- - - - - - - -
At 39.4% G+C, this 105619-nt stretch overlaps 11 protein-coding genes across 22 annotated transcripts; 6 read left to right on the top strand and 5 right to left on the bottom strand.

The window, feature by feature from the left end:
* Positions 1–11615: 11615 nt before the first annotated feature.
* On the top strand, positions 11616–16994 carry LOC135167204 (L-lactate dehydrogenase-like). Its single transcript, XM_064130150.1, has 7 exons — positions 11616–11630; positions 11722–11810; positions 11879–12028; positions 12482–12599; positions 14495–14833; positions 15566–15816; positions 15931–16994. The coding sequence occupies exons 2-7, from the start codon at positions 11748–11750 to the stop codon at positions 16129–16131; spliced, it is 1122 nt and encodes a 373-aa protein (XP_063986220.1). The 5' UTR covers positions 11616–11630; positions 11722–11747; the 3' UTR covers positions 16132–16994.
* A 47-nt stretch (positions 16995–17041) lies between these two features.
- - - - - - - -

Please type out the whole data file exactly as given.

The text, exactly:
At 39.4% G+C, this 105619-nt stretch overlaps 11 protein-coding genes across 22 annotated transcripts; 6 read left to right on the top strand and 5 right to left on the bottom strand.

The window, feature by feature from the left end:
* Positions 1–11615: 11615 nt before the first annotated feature.
* On the top strand, positions 11616–16994 carry LOC135167204 (L-lactate dehydrogenase-like). Its single transcript, XM_064130150.1, has 7 exons — positions 11616–11630; positions 11722–11810; positions 11879–12028; positions 12482–12599; positions 14495–14833; positions 15566–15816; positions 15931–16994. The coding sequence occupies exons 2-7, from the start codon at positions 11748–11750 to the stop codon at positions 16129–16131; spliced, it is 1122 nt and encodes a 373-aa protein (XP_063986220.1). The 5' UTR covers positions 11616–11630; positions 11722–11747; the 3' UTR covers positions 16132–16994.
* A 47-nt stretch (positions 16995–17041) lies between these two features.